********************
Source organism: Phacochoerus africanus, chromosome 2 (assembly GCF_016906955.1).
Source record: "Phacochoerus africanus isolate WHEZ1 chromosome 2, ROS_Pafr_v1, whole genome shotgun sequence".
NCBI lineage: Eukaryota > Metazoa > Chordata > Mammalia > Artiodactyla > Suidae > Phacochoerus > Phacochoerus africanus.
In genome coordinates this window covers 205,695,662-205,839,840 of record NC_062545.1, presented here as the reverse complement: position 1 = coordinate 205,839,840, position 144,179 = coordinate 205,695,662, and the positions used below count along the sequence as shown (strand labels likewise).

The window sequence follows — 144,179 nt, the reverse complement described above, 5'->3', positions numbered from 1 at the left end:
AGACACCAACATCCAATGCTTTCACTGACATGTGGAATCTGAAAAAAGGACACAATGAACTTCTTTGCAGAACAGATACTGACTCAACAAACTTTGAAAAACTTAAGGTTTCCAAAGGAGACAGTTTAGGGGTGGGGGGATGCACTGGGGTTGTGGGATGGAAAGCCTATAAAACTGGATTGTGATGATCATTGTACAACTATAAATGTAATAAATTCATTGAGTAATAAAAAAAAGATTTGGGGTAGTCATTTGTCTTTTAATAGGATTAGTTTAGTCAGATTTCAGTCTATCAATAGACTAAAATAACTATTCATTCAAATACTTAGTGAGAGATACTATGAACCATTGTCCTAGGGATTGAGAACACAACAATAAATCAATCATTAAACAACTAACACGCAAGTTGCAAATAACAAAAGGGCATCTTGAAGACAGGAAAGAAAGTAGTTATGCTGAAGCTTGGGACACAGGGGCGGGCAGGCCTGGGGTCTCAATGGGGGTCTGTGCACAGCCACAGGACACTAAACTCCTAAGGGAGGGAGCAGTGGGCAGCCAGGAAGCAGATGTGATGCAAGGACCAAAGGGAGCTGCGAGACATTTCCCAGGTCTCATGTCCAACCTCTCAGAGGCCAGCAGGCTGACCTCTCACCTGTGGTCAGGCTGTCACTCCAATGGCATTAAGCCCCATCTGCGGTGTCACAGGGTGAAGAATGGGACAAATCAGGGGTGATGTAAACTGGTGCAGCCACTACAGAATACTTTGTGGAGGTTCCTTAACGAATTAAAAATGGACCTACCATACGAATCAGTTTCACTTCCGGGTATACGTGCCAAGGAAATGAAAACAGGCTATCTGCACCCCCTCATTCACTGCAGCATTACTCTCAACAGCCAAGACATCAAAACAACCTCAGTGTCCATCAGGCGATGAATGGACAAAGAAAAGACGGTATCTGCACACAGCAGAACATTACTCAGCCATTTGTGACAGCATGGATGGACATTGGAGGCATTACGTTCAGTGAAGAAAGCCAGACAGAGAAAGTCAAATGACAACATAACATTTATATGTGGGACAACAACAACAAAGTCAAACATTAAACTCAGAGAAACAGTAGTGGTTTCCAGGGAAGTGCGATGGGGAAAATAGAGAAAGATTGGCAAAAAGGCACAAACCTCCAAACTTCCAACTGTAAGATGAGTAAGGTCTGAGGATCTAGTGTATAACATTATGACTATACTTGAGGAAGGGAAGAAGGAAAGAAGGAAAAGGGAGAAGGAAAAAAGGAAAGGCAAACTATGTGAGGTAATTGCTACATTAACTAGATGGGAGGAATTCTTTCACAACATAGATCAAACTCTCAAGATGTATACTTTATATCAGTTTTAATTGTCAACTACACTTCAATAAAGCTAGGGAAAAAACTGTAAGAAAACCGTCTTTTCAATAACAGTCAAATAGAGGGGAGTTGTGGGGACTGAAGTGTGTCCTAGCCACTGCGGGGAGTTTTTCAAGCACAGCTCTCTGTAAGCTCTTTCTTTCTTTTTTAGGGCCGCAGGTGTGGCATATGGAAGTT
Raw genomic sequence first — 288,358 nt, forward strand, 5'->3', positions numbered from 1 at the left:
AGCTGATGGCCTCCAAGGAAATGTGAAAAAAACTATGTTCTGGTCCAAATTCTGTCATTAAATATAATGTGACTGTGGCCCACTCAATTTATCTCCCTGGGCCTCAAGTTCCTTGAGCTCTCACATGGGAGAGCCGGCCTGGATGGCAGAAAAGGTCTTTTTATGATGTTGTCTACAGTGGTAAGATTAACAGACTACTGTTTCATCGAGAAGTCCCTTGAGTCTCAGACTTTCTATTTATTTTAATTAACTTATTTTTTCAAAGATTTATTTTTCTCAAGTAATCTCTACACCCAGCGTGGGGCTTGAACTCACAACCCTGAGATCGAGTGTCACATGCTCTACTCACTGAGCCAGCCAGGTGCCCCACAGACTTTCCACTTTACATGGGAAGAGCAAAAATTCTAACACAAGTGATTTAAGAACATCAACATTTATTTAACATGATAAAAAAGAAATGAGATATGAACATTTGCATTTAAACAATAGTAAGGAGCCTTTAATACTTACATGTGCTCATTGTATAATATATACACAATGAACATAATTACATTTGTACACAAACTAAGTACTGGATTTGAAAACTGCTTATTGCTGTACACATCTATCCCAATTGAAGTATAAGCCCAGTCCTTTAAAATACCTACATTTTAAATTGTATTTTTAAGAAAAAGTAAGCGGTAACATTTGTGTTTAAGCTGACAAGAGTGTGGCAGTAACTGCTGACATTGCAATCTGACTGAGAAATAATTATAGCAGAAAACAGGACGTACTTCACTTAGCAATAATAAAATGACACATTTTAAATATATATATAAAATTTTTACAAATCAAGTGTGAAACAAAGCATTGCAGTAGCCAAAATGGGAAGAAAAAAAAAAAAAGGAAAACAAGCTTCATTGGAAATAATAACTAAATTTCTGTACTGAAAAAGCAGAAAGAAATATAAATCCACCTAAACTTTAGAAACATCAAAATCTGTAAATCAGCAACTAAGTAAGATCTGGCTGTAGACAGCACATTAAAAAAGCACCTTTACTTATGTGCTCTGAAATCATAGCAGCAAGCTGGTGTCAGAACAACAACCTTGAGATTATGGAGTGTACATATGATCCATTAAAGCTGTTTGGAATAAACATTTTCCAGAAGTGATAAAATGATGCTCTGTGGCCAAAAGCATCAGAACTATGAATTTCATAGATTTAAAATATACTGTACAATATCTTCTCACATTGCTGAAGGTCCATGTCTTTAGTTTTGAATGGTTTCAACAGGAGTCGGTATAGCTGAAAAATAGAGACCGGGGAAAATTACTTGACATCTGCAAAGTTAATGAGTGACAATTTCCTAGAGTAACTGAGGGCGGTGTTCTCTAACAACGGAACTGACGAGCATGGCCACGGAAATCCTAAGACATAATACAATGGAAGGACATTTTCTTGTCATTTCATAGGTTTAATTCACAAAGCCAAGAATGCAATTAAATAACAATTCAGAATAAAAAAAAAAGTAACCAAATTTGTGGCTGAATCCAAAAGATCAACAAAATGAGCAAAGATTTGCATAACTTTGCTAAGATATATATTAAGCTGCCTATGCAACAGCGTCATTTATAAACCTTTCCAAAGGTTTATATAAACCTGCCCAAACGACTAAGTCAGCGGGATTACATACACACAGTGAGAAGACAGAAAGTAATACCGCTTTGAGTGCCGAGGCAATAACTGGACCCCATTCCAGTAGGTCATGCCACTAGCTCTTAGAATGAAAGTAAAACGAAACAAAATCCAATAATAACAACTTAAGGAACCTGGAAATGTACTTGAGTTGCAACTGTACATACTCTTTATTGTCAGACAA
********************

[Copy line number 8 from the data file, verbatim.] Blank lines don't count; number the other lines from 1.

AGCTGATGGCCTCCAAGGAAATGTGAAAAAAACTATGTTCTGGTCCAAATTCTGTCATTAAATATAATGTGACTGTGGCCCACTCAATTTATCTCCCTGGGCCTCAAGTTCCTTGAGCTCTCACATGGGAGAGCCGGCCTGGATGGCAGAAAAGGTCTTTTTATGATGTTGTCTACAGTGGTAAGATTAACAGACTACTGTTTCATCGAGAAGTCCCTTGAGTCTCAGACTTTCTATTTATTTTAATTAACTTATTTTTTCAAAGATTTATTTTTCTCAAGTAATCTCTACACCCAGCGTGGGGCTTGAACTCACAACCCTGAGATCGAGTGTCACATGCTCTACTCACTGAGCCAGCCAGGTGCCCCACAGACTTTCCACTTTACATGGGAAGAGCAAAAATTCTAACACAAGTGATTTAAGAACATCAACATTTATTTAACATGATAAAAAAGAAATGAGATATGAACATTTGCATTTAAACAATAGTAAGGAGCCTTTAATACTTACATGTGCTCATTGTATAATATATACACAATGAACATAATTACATTTGTACACAAACTAAGTACTGGATTTGAAAACTGCTTATTGCTGTACACATCTATCCCAATTGAAGTATAAGCCCAGTCCTTTAAAATACCTACATTTTAAATTGTATTTTTAAGAAAAAGTAAGCGGTAACATTTGTGTTTAAGCTGACAAGAGTGTGGCAGTAACTGCTGACATTGCAATCTGACTGAGAAATAATTATAGCAGAAAACAGGACGTACTTCACTTAGCAATAATAAAATGACACATTTTAAATATATATATAAAATTTTTACAAATCAAGTGTGAAACAAAGCATTGCAGTAGCCAAAATGGGAAGAAAAAAAAAAAAAGGAAAACAAGCTTCATTGGAAATAATAACTAAATTTCTGTACTGAAAAAGCAGAAAGAAATATAAATCCACCTAAACTTTAGAAACATCAAAATCTGTAAATCAGCAACTAAGTAAGATCTGGCTGTAGACAGCACATTAAAAAAGCACCTTTACTTATGTGCTCTGAAATCATAGCAGCAAGCTGGTGTCAGAACAACAACCTTGAGATTATGGAGTGTACATATGATCCATTAAAGCTGTTTGGAATAAACATTTTCCAGAAGTGATAAAATGATGCTCTGTGGCCAAAAGCATCAGAACTATGAATTTCATAGATTTAAAATATACTGTACAATATCTTCTCACATTGCTGAAGGTCCATGTCTTTAGTTTTGAATGGTTTCAACAGGAGTCGGTATAGCTGAAAAATAGAGACCGGGGAAAATTACTTGACATCTGCAAAGTTAATGAGTGACAATTTCCTAGAGTAACTGAGGGCGGTGTTCTCTAACAACGGAACTGACGAGCATGGCCACGGAAATCCTAAGACATAATACAATGGAAGGACATTTTCTTGTCATTTCATAGGTTTAATTCACAAAGCCAAGAATGCAATTAAATAACAATTCAGAATAAAAAAAAAAGTAACCAAATTTGTGGCTGAATCCAAAAGATCAACAAAATGAGCAAAGATTTGCATAACTTTGCTAAGATATATATTAAGCTGCCTATGCAACAGCGTCATTTATAAACCTTTCCAAAGGTTTATATAAACCTGCCCAAACGACTAAGTCAGCGGGATTACATACACACAGTGAGAAGACAGAAAGTAATACCGCTTTGAGTGCCGAGGCAATAACTGGACCCCATTCCAGTAGGTCATGCCACTAGCTCTTAGAATGAAAGTAAAACGAAACAAAATCCAATAATAACAACTTAAGGAACCTGGAAATGTACTTGAGTTGCAACTGTACATACTCTTTATTGTCAGACAA